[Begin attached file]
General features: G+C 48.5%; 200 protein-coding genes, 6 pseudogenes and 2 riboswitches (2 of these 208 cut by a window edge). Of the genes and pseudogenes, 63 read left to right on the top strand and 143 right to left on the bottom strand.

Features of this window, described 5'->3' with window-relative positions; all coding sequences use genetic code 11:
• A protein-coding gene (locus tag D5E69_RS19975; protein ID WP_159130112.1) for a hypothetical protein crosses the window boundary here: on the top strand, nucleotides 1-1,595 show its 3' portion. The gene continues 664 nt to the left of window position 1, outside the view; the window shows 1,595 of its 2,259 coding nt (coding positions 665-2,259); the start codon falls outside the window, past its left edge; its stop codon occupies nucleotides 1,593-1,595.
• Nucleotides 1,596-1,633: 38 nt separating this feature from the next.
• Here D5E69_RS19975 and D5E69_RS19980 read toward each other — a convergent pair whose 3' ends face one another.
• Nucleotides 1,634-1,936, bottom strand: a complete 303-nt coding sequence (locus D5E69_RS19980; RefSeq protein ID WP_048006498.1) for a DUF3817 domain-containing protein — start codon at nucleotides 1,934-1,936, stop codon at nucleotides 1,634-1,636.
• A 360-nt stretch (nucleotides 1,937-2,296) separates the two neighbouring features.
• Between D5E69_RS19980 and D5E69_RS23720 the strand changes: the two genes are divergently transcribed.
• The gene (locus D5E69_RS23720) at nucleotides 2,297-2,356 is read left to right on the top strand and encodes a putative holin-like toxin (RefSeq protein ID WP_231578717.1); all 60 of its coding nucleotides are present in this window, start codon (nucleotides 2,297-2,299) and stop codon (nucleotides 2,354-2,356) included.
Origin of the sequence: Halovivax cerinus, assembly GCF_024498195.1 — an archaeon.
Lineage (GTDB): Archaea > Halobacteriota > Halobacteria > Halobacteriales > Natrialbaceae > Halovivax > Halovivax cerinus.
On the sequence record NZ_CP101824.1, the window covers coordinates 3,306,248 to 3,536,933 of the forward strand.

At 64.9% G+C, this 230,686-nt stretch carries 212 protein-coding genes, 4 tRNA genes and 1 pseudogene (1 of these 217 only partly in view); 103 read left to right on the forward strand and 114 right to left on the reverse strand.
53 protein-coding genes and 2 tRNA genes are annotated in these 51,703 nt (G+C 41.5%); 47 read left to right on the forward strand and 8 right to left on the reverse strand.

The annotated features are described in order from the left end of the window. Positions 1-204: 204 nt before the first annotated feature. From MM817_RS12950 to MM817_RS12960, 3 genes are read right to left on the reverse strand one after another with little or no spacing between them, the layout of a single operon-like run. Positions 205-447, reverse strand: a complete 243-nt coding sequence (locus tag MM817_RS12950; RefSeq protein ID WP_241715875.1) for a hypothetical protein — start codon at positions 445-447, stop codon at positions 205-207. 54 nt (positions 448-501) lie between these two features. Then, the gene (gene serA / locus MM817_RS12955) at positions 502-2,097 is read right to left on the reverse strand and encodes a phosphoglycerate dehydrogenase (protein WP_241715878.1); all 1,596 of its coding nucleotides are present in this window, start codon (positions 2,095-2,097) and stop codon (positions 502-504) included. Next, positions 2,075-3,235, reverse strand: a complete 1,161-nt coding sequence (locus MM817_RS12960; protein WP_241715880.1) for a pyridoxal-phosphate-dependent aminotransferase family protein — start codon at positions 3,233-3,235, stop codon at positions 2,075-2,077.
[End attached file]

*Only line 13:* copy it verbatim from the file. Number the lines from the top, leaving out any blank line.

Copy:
At 64.9% G+C, this 230,686-nt stretch carries 212 protein-coding genes, 4 tRNA genes and 1 pseudogene (1 of these 217 only partly in view); 103 read left to right on the forward strand and 114 right to left on the reverse strand.